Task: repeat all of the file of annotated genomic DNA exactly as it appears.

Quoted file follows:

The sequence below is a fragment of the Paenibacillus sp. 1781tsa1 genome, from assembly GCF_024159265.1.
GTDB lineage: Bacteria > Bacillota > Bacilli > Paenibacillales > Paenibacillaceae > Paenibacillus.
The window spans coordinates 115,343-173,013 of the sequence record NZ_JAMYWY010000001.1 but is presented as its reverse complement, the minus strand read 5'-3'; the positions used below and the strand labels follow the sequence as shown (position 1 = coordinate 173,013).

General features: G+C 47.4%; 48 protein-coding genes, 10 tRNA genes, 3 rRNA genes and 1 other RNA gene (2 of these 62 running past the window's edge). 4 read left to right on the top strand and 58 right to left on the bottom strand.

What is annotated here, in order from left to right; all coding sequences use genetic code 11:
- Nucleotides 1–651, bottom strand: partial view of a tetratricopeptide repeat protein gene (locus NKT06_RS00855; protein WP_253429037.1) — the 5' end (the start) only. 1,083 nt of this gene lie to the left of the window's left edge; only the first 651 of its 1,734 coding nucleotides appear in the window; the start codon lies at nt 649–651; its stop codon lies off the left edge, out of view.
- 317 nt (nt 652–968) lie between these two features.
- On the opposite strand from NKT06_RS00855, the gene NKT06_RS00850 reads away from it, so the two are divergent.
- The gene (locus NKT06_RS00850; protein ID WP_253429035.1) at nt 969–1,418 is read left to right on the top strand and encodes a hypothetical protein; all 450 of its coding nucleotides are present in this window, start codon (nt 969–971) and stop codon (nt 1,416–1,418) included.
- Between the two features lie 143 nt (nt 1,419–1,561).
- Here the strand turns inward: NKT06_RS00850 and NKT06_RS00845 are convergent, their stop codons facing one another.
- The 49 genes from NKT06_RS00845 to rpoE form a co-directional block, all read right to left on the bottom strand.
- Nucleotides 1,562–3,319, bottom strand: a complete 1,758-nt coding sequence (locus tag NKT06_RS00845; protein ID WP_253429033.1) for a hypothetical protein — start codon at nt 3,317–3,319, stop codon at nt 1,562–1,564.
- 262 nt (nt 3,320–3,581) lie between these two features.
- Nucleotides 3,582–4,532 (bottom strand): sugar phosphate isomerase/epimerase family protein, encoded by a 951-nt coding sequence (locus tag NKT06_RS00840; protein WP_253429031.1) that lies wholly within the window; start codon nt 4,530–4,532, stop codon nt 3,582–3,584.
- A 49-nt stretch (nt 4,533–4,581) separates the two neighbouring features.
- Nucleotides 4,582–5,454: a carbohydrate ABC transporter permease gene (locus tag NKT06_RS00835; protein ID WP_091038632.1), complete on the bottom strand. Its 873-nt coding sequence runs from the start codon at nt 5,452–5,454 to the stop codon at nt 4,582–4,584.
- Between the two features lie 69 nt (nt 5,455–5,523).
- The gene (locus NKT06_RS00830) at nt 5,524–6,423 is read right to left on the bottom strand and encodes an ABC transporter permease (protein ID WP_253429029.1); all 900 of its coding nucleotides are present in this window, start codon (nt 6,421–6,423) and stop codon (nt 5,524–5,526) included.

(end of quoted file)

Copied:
The sequence below is a fragment of the Paenibacillus sp. 1781tsa1 genome, from assembly GCF_024159265.1.
GTDB lineage: Bacteria > Bacillota > Bacilli > Paenibacillales > Paenibacillaceae > Paenibacillus.
The window spans coordinates 115,343-173,013 of the sequence record NZ_JAMYWY010000001.1 but is presented as its reverse complement, the minus strand read 5'-3'; the positions used below and the strand labels follow the sequence as shown (position 1 = coordinate 173,013).

General features: G+C 47.4%; 48 protein-coding genes, 10 tRNA genes, 3 rRNA genes and 1 other RNA gene (2 of these 62 running past the window's edge). 4 read left to right on the top strand and 58 right to left on the bottom strand.

What is annotated here, in order from left to right; all coding sequences use genetic code 11:
- Nucleotides 1–651, bottom strand: partial view of a tetratricopeptide repeat protein gene (locus NKT06_RS00855; protein WP_253429037.1) — the 5' end (the start) only. 1,083 nt of this gene lie to the left of the window's left edge; only the first 651 of its 1,734 coding nucleotides appear in the window; the start codon lies at nt 649–651; its stop codon lies off the left edge, out of view.
- 317 nt (nt 652–968) lie between these two features.
- On the opposite strand from NKT06_RS00855, the gene NKT06_RS00850 reads away from it, so the two are divergent.
- The gene (locus NKT06_RS00850; protein ID WP_253429035.1) at nt 969–1,418 is read left to right on the top strand and encodes a hypothetical protein; all 450 of its coding nucleotides are present in this window, start codon (nt 969–971) and stop codon (nt 1,416–1,418) included.
- Between the two features lie 143 nt (nt 1,419–1,561).
- Here the strand turns inward: NKT06_RS00850 and NKT06_RS00845 are convergent, their stop codons facing one another.
- The 49 genes from NKT06_RS00845 to rpoE form a co-directional block, all read right to left on the bottom strand.
- Nucleotides 1,562–3,319, bottom strand: a complete 1,758-nt coding sequence (locus tag NKT06_RS00845; protein ID WP_253429033.1) for a hypothetical protein — start codon at nt 3,317–3,319, stop codon at nt 1,562–1,564.
- 262 nt (nt 3,320–3,581) lie between these two features.
- Nucleotides 3,582–4,532 (bottom strand): sugar phosphate isomerase/epimerase family protein, encoded by a 951-nt coding sequence (locus tag NKT06_RS00840; protein WP_253429031.1) that lies wholly within the window; start codon nt 4,530–4,532, stop codon nt 3,582–3,584.
- A 49-nt stretch (nt 4,533–4,581) separates the two neighbouring features.
- Nucleotides 4,582–5,454: a carbohydrate ABC transporter permease gene (locus tag NKT06_RS00835; protein ID WP_091038632.1), complete on the bottom strand. Its 873-nt coding sequence runs from the start codon at nt 5,452–5,454 to the stop codon at nt 4,582–4,584.
- Between the two features lie 69 nt (nt 5,455–5,523).
- The gene (locus NKT06_RS00830) at nt 5,524–6,423 is read right to left on the bottom strand and encodes an ABC transporter permease (protein ID WP_253429029.1); all 900 of its coding nucleotides are present in this window, start codon (nt 6,421–6,423) and stop codon (nt 5,524–5,526) included.